Welcome to May!
Lambs in the fields, tulips in the gardens and all the showy blossom on the trees, combined with sunny days and little rain have really brought home the changing season.
With life feeling like it might open up soon and the sun shining, I think that many of us are looking outwards again. Many of us will be double vaccinated soon, and although not planning many trips abroad at the moment, we might get out and about a bit more.
Spring is sprung and the garden is looking more inviting for us all. Maybe it is time to get some inspiration for next year’s exhibition? Or our Collaborative gardens project? Both are due for completing by the end of December, so I, for one, need to get thinking! Museums are due to open up again in mid May, but I, for one, will avoid the crowds for a while yet and continue to enjoy artworks virtually. I missed the Gees Bend Quilts exhibition in 2019 but I’ve been looking at https://www.royalacademy.org.uk/article/ra-magazine-gees-bend-quilters to see the early Improv techniques of the Deep South. I’m hoping David Hockney’s new exhibition “the Arrival of Spring” at the Royal Academy, featuring his prolific iPad artworks, will be available online too – although nothing beats the scale of his last exhibition where you felt you were in the woodlands with him.
I haven’t been to any shops yet, unless you count Deb’s Fabrics, in Selston, which is in Deb’s own house. She has a huge range of quilting cotton fabrics, suitable for dressmaking too, wadding, threads and plenty of interesting whatnots. The fabric has taken over her house! You can find her via Google, or www.debsfabrics.com I’ve had coffee or a refreshing elderflower cordial in the garden with a few friends – on our new terrace – and visited the local library. However, come late May I shall be getting back to teaching some classes. Past students have asked me to organise a weekly class for them, so I’ve booked a hall and been COVID-inducted. I’m currently trying to find a convenient small hall to do occasional workshops over the summer. I must get my website organised so that I can advertise them!
Julie Williams has been busy during the last few months of Lockdown:
“I’ve tried various online workshops and courses over the past year but by far the most enjoyable has been Laura Kemshall’s Sketchbook Challenge.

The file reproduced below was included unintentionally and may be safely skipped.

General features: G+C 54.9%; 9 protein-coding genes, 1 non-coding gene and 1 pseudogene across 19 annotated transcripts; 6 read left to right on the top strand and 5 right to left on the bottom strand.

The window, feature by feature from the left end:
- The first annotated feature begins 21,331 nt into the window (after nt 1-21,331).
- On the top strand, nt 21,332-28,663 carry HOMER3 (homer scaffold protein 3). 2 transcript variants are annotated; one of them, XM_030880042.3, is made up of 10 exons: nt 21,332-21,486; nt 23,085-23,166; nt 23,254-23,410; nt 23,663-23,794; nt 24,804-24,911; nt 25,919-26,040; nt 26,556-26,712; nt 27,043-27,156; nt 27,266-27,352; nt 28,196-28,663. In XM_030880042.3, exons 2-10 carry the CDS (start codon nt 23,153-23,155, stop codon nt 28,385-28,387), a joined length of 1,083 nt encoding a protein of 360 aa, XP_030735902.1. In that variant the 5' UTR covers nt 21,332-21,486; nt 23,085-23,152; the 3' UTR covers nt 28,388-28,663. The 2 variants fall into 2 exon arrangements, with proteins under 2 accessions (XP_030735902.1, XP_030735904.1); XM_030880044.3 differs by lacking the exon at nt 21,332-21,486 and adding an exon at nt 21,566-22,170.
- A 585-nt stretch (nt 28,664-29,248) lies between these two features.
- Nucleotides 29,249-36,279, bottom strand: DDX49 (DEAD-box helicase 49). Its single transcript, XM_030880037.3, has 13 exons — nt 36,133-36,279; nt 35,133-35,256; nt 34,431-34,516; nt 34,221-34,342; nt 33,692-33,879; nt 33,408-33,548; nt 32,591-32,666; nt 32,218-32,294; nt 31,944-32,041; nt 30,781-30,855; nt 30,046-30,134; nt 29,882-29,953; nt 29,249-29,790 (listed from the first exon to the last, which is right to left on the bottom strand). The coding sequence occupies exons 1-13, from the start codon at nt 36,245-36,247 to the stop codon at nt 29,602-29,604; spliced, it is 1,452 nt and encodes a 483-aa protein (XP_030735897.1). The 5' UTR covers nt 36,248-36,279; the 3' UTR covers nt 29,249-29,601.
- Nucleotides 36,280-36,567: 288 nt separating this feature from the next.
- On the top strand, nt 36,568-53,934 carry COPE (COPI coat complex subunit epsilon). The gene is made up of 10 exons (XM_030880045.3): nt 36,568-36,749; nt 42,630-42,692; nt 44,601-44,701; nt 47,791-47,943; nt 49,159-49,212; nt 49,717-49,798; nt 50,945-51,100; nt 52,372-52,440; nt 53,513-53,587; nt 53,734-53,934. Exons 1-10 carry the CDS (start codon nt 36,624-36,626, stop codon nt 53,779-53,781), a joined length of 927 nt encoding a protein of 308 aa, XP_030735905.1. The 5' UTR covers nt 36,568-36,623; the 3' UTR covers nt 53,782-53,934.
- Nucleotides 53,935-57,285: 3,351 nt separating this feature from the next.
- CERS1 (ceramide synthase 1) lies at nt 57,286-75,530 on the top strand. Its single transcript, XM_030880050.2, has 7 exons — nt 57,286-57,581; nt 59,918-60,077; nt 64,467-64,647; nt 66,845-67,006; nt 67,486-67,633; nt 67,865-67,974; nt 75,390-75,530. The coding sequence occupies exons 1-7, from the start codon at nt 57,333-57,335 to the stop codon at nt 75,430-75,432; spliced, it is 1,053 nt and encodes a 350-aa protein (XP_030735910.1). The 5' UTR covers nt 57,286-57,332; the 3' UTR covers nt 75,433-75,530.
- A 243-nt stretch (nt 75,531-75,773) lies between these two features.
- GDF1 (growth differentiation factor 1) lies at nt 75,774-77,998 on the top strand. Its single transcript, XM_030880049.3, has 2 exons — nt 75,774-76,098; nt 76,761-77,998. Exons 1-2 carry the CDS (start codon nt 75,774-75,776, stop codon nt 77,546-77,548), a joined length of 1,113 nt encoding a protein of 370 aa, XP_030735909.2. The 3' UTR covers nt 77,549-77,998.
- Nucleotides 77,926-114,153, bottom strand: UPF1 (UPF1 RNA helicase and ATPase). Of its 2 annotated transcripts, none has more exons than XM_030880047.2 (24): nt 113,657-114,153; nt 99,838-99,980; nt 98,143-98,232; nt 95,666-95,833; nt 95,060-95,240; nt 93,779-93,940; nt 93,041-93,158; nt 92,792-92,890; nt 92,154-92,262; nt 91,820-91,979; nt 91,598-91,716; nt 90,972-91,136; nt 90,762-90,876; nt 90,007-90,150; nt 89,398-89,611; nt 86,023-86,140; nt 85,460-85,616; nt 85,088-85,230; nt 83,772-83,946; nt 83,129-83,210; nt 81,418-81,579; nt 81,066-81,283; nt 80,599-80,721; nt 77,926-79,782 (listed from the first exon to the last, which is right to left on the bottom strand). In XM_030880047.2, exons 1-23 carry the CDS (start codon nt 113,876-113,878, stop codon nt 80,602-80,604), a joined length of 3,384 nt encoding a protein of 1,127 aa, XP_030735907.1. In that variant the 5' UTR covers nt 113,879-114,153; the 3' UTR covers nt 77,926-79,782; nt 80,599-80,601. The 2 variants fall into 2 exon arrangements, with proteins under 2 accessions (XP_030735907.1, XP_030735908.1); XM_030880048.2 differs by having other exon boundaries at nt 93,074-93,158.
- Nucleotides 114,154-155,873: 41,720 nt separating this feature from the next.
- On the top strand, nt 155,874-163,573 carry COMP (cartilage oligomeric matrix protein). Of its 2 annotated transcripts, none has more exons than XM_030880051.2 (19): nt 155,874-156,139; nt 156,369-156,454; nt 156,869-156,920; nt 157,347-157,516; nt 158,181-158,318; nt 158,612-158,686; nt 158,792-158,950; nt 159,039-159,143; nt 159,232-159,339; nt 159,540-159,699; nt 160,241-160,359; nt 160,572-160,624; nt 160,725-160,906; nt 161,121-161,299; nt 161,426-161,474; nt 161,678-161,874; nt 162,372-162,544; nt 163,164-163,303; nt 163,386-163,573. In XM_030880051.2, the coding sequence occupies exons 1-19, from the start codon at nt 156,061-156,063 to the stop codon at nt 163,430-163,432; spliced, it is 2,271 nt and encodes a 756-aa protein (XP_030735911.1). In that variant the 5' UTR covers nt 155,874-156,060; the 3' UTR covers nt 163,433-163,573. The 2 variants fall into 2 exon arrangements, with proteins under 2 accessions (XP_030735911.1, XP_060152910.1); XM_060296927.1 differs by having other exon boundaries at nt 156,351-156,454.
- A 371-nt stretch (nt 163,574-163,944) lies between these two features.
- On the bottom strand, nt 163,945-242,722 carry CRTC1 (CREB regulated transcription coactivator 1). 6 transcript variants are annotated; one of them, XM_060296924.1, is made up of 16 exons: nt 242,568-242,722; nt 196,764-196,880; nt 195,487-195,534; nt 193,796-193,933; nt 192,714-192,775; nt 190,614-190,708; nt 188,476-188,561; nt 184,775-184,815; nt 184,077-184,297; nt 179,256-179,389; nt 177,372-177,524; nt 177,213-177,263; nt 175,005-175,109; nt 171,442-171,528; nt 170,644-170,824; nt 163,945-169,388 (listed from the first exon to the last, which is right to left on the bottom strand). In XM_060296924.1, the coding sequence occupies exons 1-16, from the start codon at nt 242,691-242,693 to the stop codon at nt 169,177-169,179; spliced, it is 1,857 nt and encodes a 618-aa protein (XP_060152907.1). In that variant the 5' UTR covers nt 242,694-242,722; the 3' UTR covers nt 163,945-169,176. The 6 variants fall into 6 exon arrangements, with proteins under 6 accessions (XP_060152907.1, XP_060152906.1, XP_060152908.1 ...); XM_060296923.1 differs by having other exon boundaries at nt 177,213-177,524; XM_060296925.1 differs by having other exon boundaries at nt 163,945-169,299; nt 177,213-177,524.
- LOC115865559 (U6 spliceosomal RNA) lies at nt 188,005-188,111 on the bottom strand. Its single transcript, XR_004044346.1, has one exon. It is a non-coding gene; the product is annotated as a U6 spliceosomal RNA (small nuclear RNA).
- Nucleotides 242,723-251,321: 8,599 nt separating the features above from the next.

Many of you will know how talented Laura is, and both her work and her videos are amazing.
Is my sketchbook ever going to be complete, I wonder?
Whenever I open it there’s something I can add, change or even paint over and redo the whole page…… so maybe not.
This week, using one of the pages as inspiration, I’ve dyed and printed a piece of calico, next step- some hand stitch.”
Gorgeous stuff Julie! I haven’t done much sketchbook stuff since I completed my City&Guilds diploma, but I have signed up for a series of monthly sketchbook workshops by Gary Mills, via Crafty Monkies. For those people less familiar with sketchbook working than those following Laura Kemshall, this might be very accessible. A 90 minute class, monthly, on a different topic. I shall report back next month, after I’ve done the first session.
I’ve also been following Anne Brooke’s #52tagshannemade on her website www.annebrooke.co.uk
For 2021 the challenge is to make weekly embroideries to put on gift tags, inspired by different stitches.
I’ve particularly enjoyed her #sew4thesoul challenge of 2020 and I’ve made several lengths, with bees as my inspiration. (Bees are my current obsession and tailor nicely into the theme of gardens too!)
Anne Batchelor writes:
Hi to all at Living Threads. I was a member many years ago but still keep in touch. Did a zoom class…hate them….on Boro work, but it was excellent. My interpretation made into a glasses case. I hope you are all doing well and I miss Nottingham and The Living Threads Group. Sometimes pop up for courses and your excellent exhibitions. Love to you all Ann Batchelor xx
Rolfie Clennan has been looking online:
I have a recommendation for you. It’s a You Tube site I found recently and was totally hooked. It’s ‘The Last Homely House’ and the English woman who does it quilts, sews, knits, cooks, gardens, dyes and crafts generally. Kate is really lovely, and watching her videos is like sitting chatting to a friend. I highly recommend the site as I have to all my friends!
Have a look and see what you think. At the moment she is auctioning a quilt she made and donating all the money to support a friend who is ill. Such is her following that it has reached over £4000 on Ebay.
Well, on behalf of the newsletter I researched The Last Homely House, which is a You Tube blog/style subscription to a country lifestyle – full of bees, ducks, sewing and knitting. She also has a website with shop https://www.thelasthomelyhouse.co.uk and you can find her on Instagram too. Sit with a cup of coffee and be transported to a homely life the North of England!
If you have any newsletter contributions, puzzles, recommendations, etc, do please send them to me via the Living Threads email address: email@example.com or email me directly at firstname.lastname@example.org It’s a hopeful time of year and but we still need some tips and interesting or amusing snippets!
We wish you all a speedy recovery if you or family have been unwell or had Covid-19, and that the rest of us manage to avoid it.
Everyone please stay safe and keep creating. We will get through this and come out the other side. The vaccine will eventually mean we can all meet up and share our stories and textile work.
Until June (!!)
Gilli Theokritoff, Newsletter Editor